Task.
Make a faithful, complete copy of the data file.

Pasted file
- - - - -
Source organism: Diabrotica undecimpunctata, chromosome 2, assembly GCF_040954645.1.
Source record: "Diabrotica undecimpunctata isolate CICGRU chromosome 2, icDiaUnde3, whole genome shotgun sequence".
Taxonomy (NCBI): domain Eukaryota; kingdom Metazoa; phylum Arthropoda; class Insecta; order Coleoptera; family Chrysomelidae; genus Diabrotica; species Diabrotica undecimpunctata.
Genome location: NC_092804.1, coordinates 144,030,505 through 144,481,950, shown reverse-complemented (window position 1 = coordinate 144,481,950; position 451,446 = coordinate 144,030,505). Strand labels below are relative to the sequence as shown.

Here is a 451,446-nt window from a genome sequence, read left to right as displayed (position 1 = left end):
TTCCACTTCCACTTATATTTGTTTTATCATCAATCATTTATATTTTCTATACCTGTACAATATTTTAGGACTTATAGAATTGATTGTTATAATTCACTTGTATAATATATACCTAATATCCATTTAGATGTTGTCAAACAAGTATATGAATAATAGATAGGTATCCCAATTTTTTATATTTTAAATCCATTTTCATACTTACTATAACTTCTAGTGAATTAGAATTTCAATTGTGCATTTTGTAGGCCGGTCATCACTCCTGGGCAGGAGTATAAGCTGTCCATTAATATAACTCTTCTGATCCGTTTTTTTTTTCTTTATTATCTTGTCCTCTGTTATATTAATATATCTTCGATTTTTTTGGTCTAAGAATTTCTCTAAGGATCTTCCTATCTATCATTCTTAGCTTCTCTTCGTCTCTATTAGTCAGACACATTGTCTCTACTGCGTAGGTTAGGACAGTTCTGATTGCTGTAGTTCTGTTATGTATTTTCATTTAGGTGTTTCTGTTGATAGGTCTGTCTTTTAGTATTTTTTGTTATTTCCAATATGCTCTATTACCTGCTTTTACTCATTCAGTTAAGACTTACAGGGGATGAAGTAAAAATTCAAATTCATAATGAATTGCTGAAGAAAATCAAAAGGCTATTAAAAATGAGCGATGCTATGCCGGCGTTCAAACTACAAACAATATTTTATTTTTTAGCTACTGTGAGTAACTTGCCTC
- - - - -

Source organism: Diabrotica undecimpunctata, chromosome 2, assembly GCF_040954645.1.
Source record: "Diabrotica undecimpunctata isolate CICGRU chromosome 2, icDiaUnde3, whole genome shotgun sequence".
Taxonomy (NCBI): domain Eukaryota; kingdom Metazoa; phylum Arthropoda; class Insecta; order Coleoptera; family Chrysomelidae; genus Diabrotica; species Diabrotica undecimpunctata.
Genome location: NC_092804.1, coordinates 144,030,505 through 144,481,950, shown reverse-complemented (window position 1 = coordinate 144,481,950; position 451,446 = coordinate 144,030,505). Strand labels below are relative to the sequence as shown.

Here is a 451,446-nt window from a genome sequence, read left to right as displayed (position 1 = left end):
TTCCACTTCCACTTATATTTGTTTTATCATCAATCATTTATATTTTCTATACCTGTACAATATTTTAGGACTTATAGAATTGATTGTTATAATTCACTTGTATAATATATACCTAATATCCATTTAGATGTTGTCAAACAAGTATATGAATAATAGATAGGTATCCCAATTTTTTATATTTTAAATCCATTTTCATACTTACTATAACTTCTAGTGAATTAGAATTTCAATTGTGCATTTTGTAGGCCGGTCATCACTCCTGGGCAGGAGTATAAGCTGTCCATTAATATAACTCTTCTGATCCGTTTTTTTTTTCTTTATTATCTTGTCCTCTGTTATATTAATATATCTTCGATTTTTTTGGTCTAAGAATTTCTCTAAGGATCTTCCTATCTATCATTCTTAGCTTCTCTTCGTCTCTATTAGTCAGACACATTGTCTCTACTGCGTAGGTTAGGACAGTTCTGATTGCTGTAGTTCTGTTATGTATTTTCATTTAGGTGTTTCTGTTGATAGGTCTGTCTTTTAGTATTTTTTGTTATTTCCAATATGCTCTATTACCTGCTTTTACTCATTCAGTTAAGACTTACAGGGGATGAAGTAAAAATTCAAATTCATAATGAATTGCTGAAGAAAATCAAAAGGCTATTAAAAATGAGCGATGCTATGCCGGCGTTCAAACTACAAACAATATTTTATTTTTTAGCTACTGTGAGTAACTTGCCTC